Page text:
You can find out more at my website [insert link]. (If you don’t have a website, just include any relevant information at the end of the email.)
If you think you might need my help, I’d love to make a time to chat about it. Or, if you know someone who might benefit from my services, I’d appreciate you forwarding this email to them.
[Some kind of sign-off.]
That’s it. Don’t overcomplicate it!
If you’re struggling to send one email about your business to someone you know, this is an opportunity to look inwards and work out what the fear is that is getting in the way. Because until you uncover and deal with that, it’s going to be difficult to do the marketing that you need to do to grow your business.
This is not so much about expecting this one person to respond and offer you work. Statistically, in fact, this is unlikely to happen (this is why we need to tell lots of people about our business, to increase our chances of finding work). Instead, it is about taking responsibility for your business and telling the universe that you are ready to meet more of your ideal clients.
Remember, so many writers need your services! But they can’t get help for their manuscript if they don’t know that you exist. Spend time building connections with your ideal clients and let them know how you can help them. Before you know it, you will be getting enquiries from people you want to work with on projects you find interesting.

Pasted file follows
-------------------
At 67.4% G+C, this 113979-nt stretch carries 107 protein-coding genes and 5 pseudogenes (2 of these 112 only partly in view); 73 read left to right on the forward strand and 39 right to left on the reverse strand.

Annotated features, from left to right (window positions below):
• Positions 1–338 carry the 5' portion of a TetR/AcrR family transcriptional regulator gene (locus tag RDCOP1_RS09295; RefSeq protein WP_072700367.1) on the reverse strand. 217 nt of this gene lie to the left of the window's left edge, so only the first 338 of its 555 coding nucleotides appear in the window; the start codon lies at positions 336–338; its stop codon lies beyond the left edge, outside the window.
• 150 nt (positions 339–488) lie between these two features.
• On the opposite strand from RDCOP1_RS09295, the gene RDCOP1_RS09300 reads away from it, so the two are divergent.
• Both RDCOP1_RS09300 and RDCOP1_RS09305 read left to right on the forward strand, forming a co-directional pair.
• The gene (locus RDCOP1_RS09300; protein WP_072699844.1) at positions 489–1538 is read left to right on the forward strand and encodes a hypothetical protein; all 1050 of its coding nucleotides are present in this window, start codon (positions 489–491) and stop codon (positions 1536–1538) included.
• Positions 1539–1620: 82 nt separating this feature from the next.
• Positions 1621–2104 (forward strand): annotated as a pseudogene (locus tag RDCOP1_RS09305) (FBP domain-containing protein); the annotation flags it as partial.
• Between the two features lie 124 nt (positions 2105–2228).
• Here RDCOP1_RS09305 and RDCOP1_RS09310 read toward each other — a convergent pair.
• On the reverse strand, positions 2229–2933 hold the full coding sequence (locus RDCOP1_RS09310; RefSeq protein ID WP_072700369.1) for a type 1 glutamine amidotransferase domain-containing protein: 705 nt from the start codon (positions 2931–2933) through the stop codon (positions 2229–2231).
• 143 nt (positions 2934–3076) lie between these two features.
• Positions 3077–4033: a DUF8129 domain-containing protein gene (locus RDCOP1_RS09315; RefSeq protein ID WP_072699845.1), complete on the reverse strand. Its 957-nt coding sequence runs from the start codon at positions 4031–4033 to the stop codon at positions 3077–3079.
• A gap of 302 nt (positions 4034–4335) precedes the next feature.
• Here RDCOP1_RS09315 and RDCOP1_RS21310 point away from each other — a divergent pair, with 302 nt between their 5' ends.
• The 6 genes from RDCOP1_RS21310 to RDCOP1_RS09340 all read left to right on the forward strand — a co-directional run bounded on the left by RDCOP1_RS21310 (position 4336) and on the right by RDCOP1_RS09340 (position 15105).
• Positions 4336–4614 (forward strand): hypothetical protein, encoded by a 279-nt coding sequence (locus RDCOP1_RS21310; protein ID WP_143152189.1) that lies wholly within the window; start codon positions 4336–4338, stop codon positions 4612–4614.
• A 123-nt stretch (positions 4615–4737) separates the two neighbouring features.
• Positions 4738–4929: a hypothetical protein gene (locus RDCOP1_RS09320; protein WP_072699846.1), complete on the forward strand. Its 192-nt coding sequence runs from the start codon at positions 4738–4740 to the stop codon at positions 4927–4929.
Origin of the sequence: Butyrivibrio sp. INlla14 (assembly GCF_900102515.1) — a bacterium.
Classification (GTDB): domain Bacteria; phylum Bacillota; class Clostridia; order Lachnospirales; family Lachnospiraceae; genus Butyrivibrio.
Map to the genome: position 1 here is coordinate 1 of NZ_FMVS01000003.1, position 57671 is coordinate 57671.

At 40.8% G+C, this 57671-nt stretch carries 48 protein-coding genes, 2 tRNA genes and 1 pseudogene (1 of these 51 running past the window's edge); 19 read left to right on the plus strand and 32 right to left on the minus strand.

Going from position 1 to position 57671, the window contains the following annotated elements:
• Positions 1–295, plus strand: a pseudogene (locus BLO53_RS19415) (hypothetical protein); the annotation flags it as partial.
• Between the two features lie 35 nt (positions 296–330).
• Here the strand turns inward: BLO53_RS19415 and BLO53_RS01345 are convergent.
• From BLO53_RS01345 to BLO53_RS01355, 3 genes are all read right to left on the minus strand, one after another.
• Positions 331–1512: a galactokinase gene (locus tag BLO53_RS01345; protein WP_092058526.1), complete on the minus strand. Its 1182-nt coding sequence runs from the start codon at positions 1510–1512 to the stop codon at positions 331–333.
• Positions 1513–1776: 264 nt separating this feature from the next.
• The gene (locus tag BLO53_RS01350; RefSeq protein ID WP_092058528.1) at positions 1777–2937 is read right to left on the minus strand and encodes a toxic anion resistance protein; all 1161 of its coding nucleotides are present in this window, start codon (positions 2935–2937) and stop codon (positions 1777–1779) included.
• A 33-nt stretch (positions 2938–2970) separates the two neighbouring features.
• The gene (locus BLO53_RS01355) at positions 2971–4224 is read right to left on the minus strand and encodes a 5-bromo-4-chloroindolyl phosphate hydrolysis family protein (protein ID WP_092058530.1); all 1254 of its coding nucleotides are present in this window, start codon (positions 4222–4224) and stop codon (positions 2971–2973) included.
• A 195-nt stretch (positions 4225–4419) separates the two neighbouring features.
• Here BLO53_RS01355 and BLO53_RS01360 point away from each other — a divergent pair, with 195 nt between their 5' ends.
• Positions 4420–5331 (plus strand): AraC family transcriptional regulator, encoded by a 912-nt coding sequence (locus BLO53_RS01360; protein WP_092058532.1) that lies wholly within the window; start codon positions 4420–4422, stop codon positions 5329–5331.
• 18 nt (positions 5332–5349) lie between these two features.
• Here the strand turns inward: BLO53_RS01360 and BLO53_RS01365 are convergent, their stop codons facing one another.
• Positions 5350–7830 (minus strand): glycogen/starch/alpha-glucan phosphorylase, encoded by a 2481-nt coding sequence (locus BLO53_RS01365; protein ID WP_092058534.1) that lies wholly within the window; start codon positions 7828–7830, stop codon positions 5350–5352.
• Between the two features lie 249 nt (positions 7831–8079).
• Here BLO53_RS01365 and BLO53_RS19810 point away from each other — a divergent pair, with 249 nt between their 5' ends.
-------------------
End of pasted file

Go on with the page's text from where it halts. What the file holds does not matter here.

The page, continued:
Dr Malini Devadas has been an editor since 2004 and a coach since 2018. Over the past five years, she has been helping editors learn to enjoy marketing and selling so that they can find more clients and earn more money. Malini takes on a few 1:1 coaching clients when her schedule allows. To find out more, you can email Malini (firstname.lastname@example.org).
The Chartered Institute of Editing and Proofreading (CIEP) is a non-profit body promoting excellence in English language editing. We set and demonstrate editorial standards, and we are a community, training hub and support network for editorial professionals – the people who work to make text accurate, clear and fit for purpose.
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Posted by Sue McLoughlin, blog assistant.